Anger, Sadness, Guilt and Jealousy have all gotten bad reputations in the world of emotions. However, they are all natural emotions that serve specific purposes. When we think that someone has done us wrong, the result is anger. When we think that we have done something wrong to someone else, the result is guilt. These emotions by themselves are not positive or negative but the way in which we handle them can be. There is, however, one emotion that is negative and can be very toxic. This emotion is shame. Shame takes guilt and internalizes it. The thought “I did a bad thing” changes to “I am a bad person because I did this thing”. Thus, your self-esteem and self-worth are lowered which could potentially lead to depression.
Signs You Are Experiencing Shame
Dr. Donald Nathanson introduced the concept of the Compass of Shame. He theorizes that when we experience shame and cannot pinpoint its source or cope with that shame, we react in one of four different ways.
- Withdrawal: This looks like the classic shame response. A person feels rejected and humiliated. They begin to isolate themselves from connection with others. They stop going out with friends or are often spaced out. Physically they make themselves smaller through slumped posture, avoiding eye contact, and head lowered.
- Attack Self: This is exactly as it sounds. Our inner dialogue is negative and often attacks ourselves. A person will say/think things like “I am stupid, unworthy, lack value, defective, etc.”. Not only do they have this inner self-dialogue, they present this way to others. They will allow others to feel more powerful and see them as having more value. This allows a person to manage the loneliness and shame by creating emotional pain.
- Avoidance: This is the use of strategies to turn off the bad feelings. This should not be confused with withdrawal. Addictive/Compulsive behaviors are often used such as drinking and drug use, compulsive eating, or compulsive spending. Another common strategy is playing into the shame or acting out in shameless way. For example, if a person is feeling shame for being sexually active, they may become even more sexually promiscuous. The last strategy we will discuss is over-doing. A person will over-work, over-give, over-do, and over-strive. They will emphasize the things that bring them approval, pride, and affirmation and ignore the situations that make them feel bad and less than.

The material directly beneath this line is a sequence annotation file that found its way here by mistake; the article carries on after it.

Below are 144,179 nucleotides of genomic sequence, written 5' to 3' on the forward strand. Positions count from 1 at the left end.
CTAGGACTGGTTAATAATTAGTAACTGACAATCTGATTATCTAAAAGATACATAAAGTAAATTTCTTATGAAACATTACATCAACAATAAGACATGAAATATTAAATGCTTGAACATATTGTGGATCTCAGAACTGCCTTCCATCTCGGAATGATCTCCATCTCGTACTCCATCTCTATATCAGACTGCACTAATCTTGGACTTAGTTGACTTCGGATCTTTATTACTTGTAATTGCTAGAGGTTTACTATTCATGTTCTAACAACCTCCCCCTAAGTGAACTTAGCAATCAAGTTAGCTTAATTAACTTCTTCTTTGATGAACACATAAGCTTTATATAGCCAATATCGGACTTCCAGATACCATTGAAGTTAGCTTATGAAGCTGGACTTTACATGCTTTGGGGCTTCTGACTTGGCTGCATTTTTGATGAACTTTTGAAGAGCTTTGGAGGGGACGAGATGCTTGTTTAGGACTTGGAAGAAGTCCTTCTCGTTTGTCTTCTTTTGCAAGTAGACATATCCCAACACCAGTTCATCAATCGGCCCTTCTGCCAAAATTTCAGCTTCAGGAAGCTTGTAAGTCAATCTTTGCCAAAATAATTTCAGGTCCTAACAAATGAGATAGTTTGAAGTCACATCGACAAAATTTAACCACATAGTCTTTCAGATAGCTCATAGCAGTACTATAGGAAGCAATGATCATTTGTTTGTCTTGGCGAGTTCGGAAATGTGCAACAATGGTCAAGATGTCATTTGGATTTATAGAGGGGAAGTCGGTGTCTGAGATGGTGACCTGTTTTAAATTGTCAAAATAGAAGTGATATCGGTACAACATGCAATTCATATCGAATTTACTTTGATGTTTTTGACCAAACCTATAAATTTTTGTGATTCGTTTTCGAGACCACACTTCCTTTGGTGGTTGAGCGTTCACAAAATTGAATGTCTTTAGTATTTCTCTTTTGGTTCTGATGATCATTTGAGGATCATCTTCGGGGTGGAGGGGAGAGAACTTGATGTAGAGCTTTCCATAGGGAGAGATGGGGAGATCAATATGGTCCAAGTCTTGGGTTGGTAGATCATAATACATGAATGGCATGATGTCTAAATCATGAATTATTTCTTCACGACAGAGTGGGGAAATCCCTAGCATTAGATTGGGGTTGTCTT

- Attack Others: This is when a person will attack others to avoid the feelings they have towards themselves. They seek to prove they are more powerful, stronger, bigger, and meaner than others. This could range from putting others down and demeaning them to cruelty and abuse.
When people exhibit these symptoms, they create a cycle of shame. When engaging in these behaviors we create more shame, furthering damaging self-worth. Dr. Nathanson says one must break the cycle to achieve emotional well-being.
Breaking the Cycle of Shame
The following are tips for breaking the cycle of shame;
- Name the Shame: Naming the shame can help release the hold shame has on us. By determining when you started feeling this way, assessing how your body experiences the feeling, and processing the feelings rather than ignoring or numbing them shame will begin to melt away and play a diminished role in your life.
- Set realistic expectations and know your limitations. It is vitally important to set realistic goals. In previous blogs, we have discussed the negative impact perfectionism and unrealistic goal setting can have on one’s self esteem. On the other side, is knowing and accepting our limitations. We all have limitations and that is nothing to be ashamed of. When you recognize your limitations, you can create plans/goals that emphasize your strengths.
- Break the Secrecy. Talk to someone about the cause of your shame who will understand and not judge you. As Alcoholics Anonymous will tell you, secrets keep you sick. When we keep our shame to ourselves, we have no chance to gain another interpretation of it. Afterall, it is our thoughts that are causing the shame to begin with so keeping it to ourselves only serves to reinforce it. When you share with someone you can trust, not only does it allow the shame to release from the body, you can gain another person’s perspective. We judge ourselves much more harshly than others do. Another person can allow help us see the situation in a fairer light.
- Change your inner dialogue. Because we are so hard on ourselves, it is important to change the dialogue so that we speak to ourselves the way that we would speak to someone that we love. If you would not say something to someone you love, then you should not say it to yourself. Instead, your dialogue should serve the purpose of building yourself up.